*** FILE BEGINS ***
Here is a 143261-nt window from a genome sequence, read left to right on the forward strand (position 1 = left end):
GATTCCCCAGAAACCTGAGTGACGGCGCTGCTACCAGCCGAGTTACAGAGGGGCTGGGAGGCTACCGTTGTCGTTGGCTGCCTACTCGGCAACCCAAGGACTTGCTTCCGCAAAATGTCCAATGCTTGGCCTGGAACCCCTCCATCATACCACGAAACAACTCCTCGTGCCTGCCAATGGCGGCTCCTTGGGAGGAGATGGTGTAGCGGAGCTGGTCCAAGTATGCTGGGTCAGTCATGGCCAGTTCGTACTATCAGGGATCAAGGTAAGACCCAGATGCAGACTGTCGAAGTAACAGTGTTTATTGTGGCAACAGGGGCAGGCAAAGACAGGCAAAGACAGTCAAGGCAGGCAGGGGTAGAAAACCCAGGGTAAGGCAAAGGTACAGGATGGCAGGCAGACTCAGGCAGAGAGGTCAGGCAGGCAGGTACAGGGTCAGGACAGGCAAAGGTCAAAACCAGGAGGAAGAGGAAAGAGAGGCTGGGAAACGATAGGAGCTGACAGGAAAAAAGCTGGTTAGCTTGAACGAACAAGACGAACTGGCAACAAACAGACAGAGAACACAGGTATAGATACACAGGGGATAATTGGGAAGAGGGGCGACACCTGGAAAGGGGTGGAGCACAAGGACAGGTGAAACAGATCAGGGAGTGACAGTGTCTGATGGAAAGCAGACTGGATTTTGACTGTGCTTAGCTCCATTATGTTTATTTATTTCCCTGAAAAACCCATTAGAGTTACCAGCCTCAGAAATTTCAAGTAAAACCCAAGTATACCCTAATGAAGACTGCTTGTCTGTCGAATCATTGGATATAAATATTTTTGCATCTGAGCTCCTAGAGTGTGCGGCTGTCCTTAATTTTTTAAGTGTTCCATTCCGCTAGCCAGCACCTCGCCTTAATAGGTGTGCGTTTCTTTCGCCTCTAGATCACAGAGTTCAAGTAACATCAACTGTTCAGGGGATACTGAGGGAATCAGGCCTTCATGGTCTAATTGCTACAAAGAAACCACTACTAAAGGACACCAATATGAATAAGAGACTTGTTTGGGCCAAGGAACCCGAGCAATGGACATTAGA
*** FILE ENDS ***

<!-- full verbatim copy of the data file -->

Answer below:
Here is a 143261-nt window from a genome sequence, read left to right on the forward strand (position 1 = left end):
GATTCCCCAGAAACCTGAGTGACGGCGCTGCTACCAGCCGAGTTACAGAGGGGCTGGGAGGCTACCGTTGTCGTTGGCTGCCTACTCGGCAACCCAAGGACTTGCTTCCGCAAAATGTCCAATGCTTGGCCTGGAACCCCTCCATCATACCACGAAACAACTCCTCGTGCCTGCCAATGGCGGCTCCTTGGGAGGAGATGGTGTAGCGGAGCTGGTCCAAGTATGCTGGGTCAGTCATGGCCAGTTCGTACTATCAGGGATCAAGGTAAGACCCAGATGCAGACTGTCGAAGTAACAGTGTTTATTGTGGCAACAGGGGCAGGCAAAGACAGGCAAAGACAGTCAAGGCAGGCAGGGGTAGAAAACCCAGGGTAAGGCAAAGGTACAGGATGGCAGGCAGACTCAGGCAGAGAGGTCAGGCAGGCAGGTACAGGGTCAGGACAGGCAAAGGTCAAAACCAGGAGGAAGAGGAAAGAGAGGCTGGGAAACGATAGGAGCTGACAGGAAAAAAGCTGGTTAGCTTGAACGAACAAGACGAACTGGCAACAAACAGACAGAGAACACAGGTATAGATACACAGGGGATAATTGGGAAGAGGGGCGACACCTGGAAAGGGGTGGAGCACAAGGACAGGTGAAACAGATCAGGGAGTGACAGTGTCTGATGGAAAGCAGACTGGATTTTGACTGTGCTTAGCTCCATTATGTTTATTTATTTCCCTGAAAAACCCATTAGAGTTACCAGCCTCAGAAATTTCAAGTAAAACCCAAGTATACCCTAATGAAGACTGCTTGTCTGTCGAATCATTGGATATAAATATTTTTGCATCTGAGCTCCTAGAGTGTGCGGCTGTCCTTAATTTTTTAAGTGTTCCATTCCGCTAGCCAGCACCTCGCCTTAATAGGTGTGCGTTTCTTTCGCCTCTAGATCACAGAGTTCAAGTAACATCAACTGTTCAGGGGATACTGAGGGAATCAGGCCTTCATGGTCTAATTGCTACAAAGAAACCACTACTAAAGGACACCAATATGAATAAGAGACTTGTTTGGGCCAAGGAACCCGAGCAATGGACATTAGA